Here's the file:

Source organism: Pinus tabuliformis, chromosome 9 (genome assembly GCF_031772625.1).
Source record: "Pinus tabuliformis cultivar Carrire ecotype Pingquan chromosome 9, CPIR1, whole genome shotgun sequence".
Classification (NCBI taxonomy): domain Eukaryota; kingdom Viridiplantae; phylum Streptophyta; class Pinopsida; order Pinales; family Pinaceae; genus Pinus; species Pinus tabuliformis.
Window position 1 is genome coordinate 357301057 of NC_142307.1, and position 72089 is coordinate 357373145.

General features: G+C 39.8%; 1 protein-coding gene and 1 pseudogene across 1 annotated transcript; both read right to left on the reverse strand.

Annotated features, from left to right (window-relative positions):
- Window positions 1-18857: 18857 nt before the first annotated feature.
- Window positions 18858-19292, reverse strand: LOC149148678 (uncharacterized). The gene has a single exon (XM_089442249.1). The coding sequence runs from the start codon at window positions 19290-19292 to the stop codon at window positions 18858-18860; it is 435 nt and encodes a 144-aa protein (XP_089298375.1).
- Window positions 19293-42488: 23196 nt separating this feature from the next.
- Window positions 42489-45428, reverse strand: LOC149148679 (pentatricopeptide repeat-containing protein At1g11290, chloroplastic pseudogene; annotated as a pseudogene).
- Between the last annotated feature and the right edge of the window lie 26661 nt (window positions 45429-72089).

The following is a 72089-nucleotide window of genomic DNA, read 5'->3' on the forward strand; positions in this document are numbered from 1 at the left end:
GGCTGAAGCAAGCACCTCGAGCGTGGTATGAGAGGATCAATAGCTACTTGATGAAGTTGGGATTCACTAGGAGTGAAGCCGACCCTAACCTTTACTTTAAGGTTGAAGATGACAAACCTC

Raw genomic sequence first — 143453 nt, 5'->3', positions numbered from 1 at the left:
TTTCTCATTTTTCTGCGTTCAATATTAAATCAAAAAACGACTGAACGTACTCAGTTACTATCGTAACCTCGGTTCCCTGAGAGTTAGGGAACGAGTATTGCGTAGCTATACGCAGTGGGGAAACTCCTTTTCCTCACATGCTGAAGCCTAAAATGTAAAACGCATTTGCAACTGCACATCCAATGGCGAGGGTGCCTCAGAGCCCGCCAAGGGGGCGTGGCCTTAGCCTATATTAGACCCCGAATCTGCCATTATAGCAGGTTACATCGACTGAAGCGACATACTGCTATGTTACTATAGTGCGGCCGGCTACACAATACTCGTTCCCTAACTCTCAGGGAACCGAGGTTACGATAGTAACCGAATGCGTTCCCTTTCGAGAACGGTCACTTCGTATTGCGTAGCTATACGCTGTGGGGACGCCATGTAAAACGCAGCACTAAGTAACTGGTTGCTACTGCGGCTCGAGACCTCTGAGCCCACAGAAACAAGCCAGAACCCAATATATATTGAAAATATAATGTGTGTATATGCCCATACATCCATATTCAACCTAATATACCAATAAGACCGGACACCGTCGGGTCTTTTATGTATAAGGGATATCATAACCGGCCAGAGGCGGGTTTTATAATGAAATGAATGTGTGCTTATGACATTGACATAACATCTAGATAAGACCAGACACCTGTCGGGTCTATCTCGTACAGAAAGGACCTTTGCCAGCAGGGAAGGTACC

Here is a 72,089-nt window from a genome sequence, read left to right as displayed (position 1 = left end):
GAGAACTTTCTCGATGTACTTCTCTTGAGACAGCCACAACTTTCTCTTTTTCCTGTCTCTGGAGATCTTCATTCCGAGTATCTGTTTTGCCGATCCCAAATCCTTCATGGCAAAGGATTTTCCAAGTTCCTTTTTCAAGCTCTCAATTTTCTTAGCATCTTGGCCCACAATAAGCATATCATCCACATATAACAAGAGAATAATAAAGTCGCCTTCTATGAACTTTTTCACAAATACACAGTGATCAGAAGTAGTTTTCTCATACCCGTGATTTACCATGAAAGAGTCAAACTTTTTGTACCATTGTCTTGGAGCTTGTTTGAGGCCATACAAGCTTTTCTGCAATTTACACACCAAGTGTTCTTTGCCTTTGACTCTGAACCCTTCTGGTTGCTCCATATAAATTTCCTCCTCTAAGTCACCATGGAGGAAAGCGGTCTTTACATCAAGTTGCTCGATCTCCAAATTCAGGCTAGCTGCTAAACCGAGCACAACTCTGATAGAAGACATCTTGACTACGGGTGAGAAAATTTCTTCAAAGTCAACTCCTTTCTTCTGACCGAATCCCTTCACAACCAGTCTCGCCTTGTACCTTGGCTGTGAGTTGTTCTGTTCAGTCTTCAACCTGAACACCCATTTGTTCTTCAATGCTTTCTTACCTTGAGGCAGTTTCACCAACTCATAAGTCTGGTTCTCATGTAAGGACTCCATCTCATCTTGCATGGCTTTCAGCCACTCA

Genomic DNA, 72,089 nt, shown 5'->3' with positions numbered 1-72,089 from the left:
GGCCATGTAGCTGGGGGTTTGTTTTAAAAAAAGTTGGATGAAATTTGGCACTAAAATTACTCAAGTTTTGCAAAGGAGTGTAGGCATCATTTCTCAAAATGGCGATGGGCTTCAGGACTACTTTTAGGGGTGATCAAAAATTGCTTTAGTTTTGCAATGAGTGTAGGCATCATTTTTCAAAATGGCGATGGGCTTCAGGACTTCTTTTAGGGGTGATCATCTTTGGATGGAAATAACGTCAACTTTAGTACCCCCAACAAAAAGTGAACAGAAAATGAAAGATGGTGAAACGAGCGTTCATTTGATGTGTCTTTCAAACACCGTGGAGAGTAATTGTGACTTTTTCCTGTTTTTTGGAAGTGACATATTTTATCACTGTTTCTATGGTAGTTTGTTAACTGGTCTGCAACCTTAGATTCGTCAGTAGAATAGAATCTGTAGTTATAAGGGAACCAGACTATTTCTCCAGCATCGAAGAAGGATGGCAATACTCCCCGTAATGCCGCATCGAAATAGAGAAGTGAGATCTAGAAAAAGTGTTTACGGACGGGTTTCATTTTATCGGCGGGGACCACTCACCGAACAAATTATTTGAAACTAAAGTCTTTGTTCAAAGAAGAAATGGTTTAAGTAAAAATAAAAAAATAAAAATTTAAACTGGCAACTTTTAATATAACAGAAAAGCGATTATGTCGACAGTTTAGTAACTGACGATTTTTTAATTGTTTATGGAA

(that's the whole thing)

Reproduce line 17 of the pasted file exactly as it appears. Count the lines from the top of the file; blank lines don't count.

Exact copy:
GAGAACTTTCTCGATGTACTTCTCTTGAGACAGCCACAACTTTCTCTTTTTCCTGTCTCTGGAGATCTTCATTCCGAGTATCTGTTTTGCCGATCCCAAATCCTTCATGGCAAAGGATTTTCCAAGTTCCTTTTTCAAGCTCTCAATTTTCTTAGCATCTTGGCCCACAATAAGCATATCATCCACATATAACAAGAGAATAATAAAGTCGCCTTCTATGAACTTTTTCACAAATACACAGTGATCAGAAGTAGTTTTCTCATACCCGTGATTTACCATGAAAGAGTCAAACTTTTTGTACCATTGTCTTGGAGCTTGTTTGAGGCCATACAAGCTTTTCTGCAATTTACACACCAAGTGTTCTTTGCCTTTGACTCTGAACCCTTCTGGTTGCTCCATATAAATTTCCTCCTCTAAGTCACCATGGAGGAAAGCGGTCTTTACATCAAGTTGCTCGATCTCCAAATTCAGGCTAGCTGCTAAACCGAGCACAACTCTGATAGAAGACATCTTGACTACGGGTGAGAAAATTTCTTCAAAGTCAACTCCTTTCTTCTGACCGAATCCCTTCACAACCAGTCTCGCCTTGTACCTTGGCTGTGAGTTGTTCTGTTCAGTCTTCAACCTGAACACCCATTTGTTCTTCAATGCTTTCTTACCTTGAGGCAGTTTCACCAACTCATAAGTCTGGTTCTCATGTAAGGACTCCATCTCATCTTGCATGGCTTTCAGCCACTCA